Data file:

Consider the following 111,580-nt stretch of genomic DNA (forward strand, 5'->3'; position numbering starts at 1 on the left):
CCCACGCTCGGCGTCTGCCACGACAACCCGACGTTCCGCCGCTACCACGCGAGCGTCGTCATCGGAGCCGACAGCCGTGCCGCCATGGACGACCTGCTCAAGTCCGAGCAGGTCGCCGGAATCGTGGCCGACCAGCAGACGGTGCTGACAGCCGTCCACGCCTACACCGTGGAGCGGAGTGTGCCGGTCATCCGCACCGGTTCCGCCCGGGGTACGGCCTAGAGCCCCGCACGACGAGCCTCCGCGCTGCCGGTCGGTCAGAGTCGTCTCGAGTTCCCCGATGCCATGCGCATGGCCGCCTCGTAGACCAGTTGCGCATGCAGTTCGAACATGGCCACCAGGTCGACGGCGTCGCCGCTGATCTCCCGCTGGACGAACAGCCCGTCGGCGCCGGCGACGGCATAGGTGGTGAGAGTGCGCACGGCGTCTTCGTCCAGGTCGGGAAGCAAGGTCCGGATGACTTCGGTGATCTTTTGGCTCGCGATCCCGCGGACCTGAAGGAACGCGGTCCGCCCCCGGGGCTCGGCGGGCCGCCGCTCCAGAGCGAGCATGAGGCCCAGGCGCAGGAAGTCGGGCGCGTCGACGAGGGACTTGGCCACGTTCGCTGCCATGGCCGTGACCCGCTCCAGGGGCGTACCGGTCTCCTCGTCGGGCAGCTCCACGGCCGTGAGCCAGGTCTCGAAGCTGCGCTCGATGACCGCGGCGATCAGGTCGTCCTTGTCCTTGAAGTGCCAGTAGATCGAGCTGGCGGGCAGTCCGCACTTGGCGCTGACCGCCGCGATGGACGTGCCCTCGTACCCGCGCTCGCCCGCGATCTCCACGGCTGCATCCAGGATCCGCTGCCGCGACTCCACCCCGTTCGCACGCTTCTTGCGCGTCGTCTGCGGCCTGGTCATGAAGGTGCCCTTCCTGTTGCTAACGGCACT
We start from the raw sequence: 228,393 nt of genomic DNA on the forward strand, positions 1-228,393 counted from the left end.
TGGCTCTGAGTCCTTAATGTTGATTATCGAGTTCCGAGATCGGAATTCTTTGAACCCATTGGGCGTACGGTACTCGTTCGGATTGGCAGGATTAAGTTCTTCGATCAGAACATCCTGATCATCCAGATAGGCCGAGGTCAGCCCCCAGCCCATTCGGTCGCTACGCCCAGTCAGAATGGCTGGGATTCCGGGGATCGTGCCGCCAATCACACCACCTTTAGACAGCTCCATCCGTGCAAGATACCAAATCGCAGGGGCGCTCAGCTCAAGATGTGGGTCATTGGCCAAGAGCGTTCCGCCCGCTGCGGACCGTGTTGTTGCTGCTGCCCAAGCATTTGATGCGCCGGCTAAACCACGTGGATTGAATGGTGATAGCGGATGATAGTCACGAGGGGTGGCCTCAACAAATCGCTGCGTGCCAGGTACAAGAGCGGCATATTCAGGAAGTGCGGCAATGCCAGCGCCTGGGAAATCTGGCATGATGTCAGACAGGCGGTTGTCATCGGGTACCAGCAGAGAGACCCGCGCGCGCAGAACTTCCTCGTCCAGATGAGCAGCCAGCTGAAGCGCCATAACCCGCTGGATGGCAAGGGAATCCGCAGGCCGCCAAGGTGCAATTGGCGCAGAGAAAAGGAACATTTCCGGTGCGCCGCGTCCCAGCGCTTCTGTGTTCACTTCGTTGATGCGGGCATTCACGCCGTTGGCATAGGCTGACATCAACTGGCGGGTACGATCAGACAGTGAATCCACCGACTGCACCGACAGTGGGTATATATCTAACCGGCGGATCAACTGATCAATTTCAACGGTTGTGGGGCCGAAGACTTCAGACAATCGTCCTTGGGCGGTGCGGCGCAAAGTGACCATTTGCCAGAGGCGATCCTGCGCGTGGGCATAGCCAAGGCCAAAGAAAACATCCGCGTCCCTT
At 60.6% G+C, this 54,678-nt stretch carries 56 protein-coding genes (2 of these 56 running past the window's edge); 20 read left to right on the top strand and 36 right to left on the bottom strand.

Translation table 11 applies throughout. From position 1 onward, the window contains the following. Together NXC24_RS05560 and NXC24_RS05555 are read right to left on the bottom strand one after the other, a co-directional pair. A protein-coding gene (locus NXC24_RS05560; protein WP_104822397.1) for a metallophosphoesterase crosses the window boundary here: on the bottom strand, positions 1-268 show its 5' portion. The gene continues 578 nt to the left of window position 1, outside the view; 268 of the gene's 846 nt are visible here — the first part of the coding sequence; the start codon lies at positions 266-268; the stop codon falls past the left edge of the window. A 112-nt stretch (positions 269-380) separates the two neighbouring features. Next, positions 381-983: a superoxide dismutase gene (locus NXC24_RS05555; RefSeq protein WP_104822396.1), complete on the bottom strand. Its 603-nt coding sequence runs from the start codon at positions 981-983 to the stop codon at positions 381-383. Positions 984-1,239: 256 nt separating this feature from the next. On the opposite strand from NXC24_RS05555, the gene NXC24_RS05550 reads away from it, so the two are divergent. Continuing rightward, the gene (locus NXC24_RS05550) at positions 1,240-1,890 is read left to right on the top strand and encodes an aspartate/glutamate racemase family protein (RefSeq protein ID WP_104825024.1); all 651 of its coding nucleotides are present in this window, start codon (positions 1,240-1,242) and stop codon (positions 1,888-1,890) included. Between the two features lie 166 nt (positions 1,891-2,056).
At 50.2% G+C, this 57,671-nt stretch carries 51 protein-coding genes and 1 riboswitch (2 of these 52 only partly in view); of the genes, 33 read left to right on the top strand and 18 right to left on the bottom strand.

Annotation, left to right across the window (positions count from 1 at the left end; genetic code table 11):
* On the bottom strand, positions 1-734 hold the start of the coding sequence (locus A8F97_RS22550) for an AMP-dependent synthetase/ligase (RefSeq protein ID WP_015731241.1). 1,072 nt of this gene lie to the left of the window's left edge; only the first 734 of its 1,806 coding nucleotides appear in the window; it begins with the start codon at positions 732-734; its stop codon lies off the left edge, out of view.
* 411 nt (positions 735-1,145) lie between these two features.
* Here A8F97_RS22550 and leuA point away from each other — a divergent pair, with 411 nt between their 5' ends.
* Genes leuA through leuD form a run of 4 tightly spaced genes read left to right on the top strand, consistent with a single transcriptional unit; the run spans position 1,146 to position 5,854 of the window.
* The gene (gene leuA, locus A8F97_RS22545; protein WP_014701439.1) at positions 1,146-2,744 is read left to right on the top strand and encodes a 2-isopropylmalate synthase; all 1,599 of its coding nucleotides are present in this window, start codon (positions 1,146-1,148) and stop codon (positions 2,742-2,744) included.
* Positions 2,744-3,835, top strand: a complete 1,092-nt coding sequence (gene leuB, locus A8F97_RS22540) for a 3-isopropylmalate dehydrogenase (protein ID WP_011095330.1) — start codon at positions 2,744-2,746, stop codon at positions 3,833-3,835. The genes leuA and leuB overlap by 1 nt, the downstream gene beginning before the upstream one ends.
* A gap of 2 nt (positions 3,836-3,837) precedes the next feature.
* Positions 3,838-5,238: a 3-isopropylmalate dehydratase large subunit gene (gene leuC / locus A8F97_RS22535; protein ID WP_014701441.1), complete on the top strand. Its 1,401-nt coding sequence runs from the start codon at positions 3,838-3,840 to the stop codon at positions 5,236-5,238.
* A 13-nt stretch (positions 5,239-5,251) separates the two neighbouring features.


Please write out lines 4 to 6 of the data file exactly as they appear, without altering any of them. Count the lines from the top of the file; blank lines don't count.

TGGCTCTGAGTCCTTAATGTTGATTATCGAGTTCCGAGATCGGAATTCTTTGAACCCATTGGGCGTACGGTACTCGTTCGGATTGGCAGGATTAAGTTCTTCGATCAGAACATCCTGATCATCCAGATAGGCCGAGGTCAGCCCCCAGCCCATTCGGTCGCTACGCCCAGTCAGAATGGCTGGGATTCCGGGGATCGTGCCGCCAATCACACCACCTTTAGACAGCTCCATCCGTGCAAGATACCAAATCGCAGGGGCGCTCAGCTCAAGATGTGGGTCATTGGCCAAGAGCGTTCCGCCCGCTGCGGACCGTGTTGTTGCTGCTGCCCAAGCATTTGATGCGCCGGCTAAACCACGTGGATTGAATGGTGATAGCGGATGATAGTCACGAGGGGTGGCCTCAACAAATCGCTGCGTGCCAGGTACAAGAGCGGCATATTCAGGAAGTGCGGCAATGCCAGCGCCTGGGAAATCTGGCATGATGTCAGACAGGCGGTTGTCATCGGGTACCAGCAGAGAGACCCGCGCGCGCAGAACTTCCTCGTCCAGATGAGCAGCCAGCTGAAGCGCCATAACCCGCTGGATGGCAAGGGAATCCGCAGGCCGCCAAGGTGCAATTGGCGCAGAGAAAAGGAACATTTCCGGTGCGCCGCGTCCCAGCGCTTCTGTGTTCACTTCGTTGATGCGGGCATTCACGCCGTTGGCATAGGCTGACATCAACTGGCGGGTACGATCAGACAGTGAATCCACCGACTGCACCGACAGTGGGTATATATCTAACCGGCGGATCAACTGATCAATTTCAACGGTTGTGGGGCCGAAGACTTCAGACAATCGTCCTTGGGCGGTGCGGCGCAAAGTGACCATTTGCCAGAGGCGATCCTGCGCGTGGGCATAGCCAAGGCCAAAGAAAACATCCGCGTCCCTT
At 60.6% G+C, this 54,678-nt stretch carries 56 protein-coding genes (2 of these 56 running past the window's edge); 20 read left to right on the top strand and 36 right to left on the bottom strand.

Translation table 11 applies throughout. From position 1 onward, the window contains the following. Together NXC24_RS05560 and NXC24_RS05555 are read right to left on the bottom strand one after the other, a co-directional pair. A protein-coding gene (locus NXC24_RS05560; protein WP_104822397.1) for a metallophosphoesterase crosses the window boundary here: on the bottom strand, positions 1-268 show its 5' portion. The gene continues 578 nt to the left of window position 1, outside the view; 268 of the gene's 846 nt are visible here — the first part of the coding sequence; the start codon lies at positions 266-268; the stop codon falls past the left edge of the window. A 112-nt stretch (positions 269-380) separates the two neighbouring features. Next, positions 381-983: a superoxide dismutase gene (locus NXC24_RS05555; RefSeq protein WP_104822396.1), complete on the bottom strand. Its 603-nt coding sequence runs from the start codon at positions 981-983 to the stop codon at positions 381-383. Positions 984-1,239: 256 nt separating this feature from the next. On the opposite strand from NXC24_RS05555, the gene NXC24_RS05550 reads away from it, so the two are divergent. Continuing rightward, the gene (locus NXC24_RS05550) at positions 1,240-1,890 is read left to right on the top strand and encodes an aspartate/glutamate racemase family protein (RefSeq protein ID WP_104825024.1); all 651 of its coding nucleotides are present in this window, start codon (positions 1,240-1,242) and stop codon (positions 1,888-1,890) included. Between the two features lie 166 nt (positions 1,891-2,056).